May 5 marks the 76 anniversary since the beginning of the Battle for Czech Radio which is traditionally seen as the start of the Prague Uprising that led to the city being liberated from German control after four days of hard fighting in the closing phase of World War Two in Europe.
At the beginning of May 1945 the supposedly 1,000 year Third Reich was in its last spasms. Adolf Hitler had already shot himself and much of Germany was overrun by the Allies. However, there was still a large army group stationed in Bohemia fighting the Americans advancing into Bohemian territory from the West and the Soviets who were coming from the East. Prague was still occupied by the Germans. This would begin to change on May 5, when Czech Radio began broadcasting only in Czech and resistance forces started occupying strategic points in the city. Then the broadcaster issued an urgent appeal at midday. “Everyone come to Czechoslovak Radio, Czechs are being shot! Come as soon as you can. We are calling on the Czech armed forces, Czech police units. Everyone come to the radio. Help us!” The radio staff had hung the Czechoslovak and American flag which had reportedly been smuggled into the building, still guarded by the SS, by two women.
Years later, Karel Tieftrunk, a head of one of the departments of Czech Radio, recalled what happened next.
“The SS men down below turned their machine guns against us and started shooting. It was at that moment that fighting broke out inside Czech Radio. It was basically the start of the revolt.”
A fierce fight broke out as Czech police units stormed the building. Machine gun crackling could be heard on the corridors and is preserved in the recordings we have of the time. By the evening hours, the Germans had been forced to retreat from the building.
The radio became an important source of information and, in part, a command and control centre for the resistance forces. As it became clear that the Germans still possessed a formidable force in the city and were holding key points such as Prague Castle, Letná and the Old Town, the radio began broadcasting calls for the construction of defences.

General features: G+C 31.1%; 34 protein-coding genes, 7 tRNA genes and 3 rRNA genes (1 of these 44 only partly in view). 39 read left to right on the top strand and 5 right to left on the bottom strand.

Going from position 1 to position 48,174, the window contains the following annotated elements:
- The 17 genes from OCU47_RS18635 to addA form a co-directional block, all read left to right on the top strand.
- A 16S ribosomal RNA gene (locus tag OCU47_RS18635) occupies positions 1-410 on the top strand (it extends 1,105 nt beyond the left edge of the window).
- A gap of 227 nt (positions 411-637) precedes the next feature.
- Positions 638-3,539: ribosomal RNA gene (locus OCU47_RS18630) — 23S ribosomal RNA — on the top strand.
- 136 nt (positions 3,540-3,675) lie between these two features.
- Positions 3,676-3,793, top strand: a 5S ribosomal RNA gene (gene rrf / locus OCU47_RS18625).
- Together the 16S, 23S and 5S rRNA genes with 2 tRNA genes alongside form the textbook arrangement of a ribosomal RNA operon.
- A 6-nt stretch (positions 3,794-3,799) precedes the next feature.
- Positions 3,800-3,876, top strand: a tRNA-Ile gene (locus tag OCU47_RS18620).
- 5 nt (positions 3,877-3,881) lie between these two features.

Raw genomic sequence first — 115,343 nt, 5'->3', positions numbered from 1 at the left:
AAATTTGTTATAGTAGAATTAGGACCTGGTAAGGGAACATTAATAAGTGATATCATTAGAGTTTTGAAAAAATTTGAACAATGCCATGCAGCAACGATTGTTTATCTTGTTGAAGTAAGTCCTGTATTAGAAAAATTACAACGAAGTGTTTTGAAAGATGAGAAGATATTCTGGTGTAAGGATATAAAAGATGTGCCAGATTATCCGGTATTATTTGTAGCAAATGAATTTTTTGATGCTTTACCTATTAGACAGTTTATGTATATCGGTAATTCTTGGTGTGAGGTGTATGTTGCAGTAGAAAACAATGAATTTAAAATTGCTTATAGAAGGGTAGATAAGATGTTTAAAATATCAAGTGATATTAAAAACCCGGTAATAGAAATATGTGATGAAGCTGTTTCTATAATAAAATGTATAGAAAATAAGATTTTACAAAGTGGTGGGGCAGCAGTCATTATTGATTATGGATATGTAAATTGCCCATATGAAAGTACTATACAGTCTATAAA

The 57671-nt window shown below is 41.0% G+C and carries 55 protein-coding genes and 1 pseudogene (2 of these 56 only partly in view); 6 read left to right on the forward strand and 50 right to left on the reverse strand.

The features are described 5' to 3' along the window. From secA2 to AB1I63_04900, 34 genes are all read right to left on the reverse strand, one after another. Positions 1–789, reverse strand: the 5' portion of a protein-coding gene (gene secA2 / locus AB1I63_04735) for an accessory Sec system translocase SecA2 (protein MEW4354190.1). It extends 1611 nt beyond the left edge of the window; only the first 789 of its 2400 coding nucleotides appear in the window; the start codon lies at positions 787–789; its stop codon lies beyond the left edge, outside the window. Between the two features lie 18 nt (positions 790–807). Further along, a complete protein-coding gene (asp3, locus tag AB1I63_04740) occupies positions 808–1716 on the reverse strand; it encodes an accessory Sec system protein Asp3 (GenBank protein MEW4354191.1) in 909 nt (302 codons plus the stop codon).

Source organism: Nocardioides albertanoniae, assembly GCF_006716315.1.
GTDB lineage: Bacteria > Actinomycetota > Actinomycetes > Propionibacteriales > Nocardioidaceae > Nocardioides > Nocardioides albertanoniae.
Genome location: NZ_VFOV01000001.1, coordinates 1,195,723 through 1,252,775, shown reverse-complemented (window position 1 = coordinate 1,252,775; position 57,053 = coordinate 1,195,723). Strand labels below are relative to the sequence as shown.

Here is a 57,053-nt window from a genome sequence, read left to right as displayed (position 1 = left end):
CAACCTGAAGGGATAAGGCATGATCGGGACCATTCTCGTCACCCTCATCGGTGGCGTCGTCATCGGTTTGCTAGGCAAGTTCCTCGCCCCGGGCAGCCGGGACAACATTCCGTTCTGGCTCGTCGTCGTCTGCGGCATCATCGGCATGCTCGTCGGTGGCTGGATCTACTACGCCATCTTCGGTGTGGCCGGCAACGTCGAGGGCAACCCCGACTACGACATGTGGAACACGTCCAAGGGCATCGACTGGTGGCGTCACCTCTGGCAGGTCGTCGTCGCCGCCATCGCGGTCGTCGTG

“We call on Czechoslovak citizens to build barricades against tanks all around the outer areas of Prague, particularly around Braník.”
By the end of the day around 1,600 barricades had been built.
In the following days, fierce fighting for possession of the Czech Radio building would continue. On May 6, a German aircraft dropped a quarter ton bomb on the building which destroyed large spaces around the hall of the building and, more importantly, the electronics. However, the radio team managed to set up a provisional broadcasting centre in Hussite church and continued their work.
Historian Martin Jindra told Czech Radio that the broadcasts played a significant role in the uprising’s success.
“The role that Czech Radio played during the Prague Uprising in May 1945 was irreplaceable, because it enabled the uprising to spread very fast and reach an intensity that would otherwise have been very difficult to achieve.”
The provisional radio centre would continue to operate until the evening hours of May 9, when broadcasting was returned to the Czech Radio building.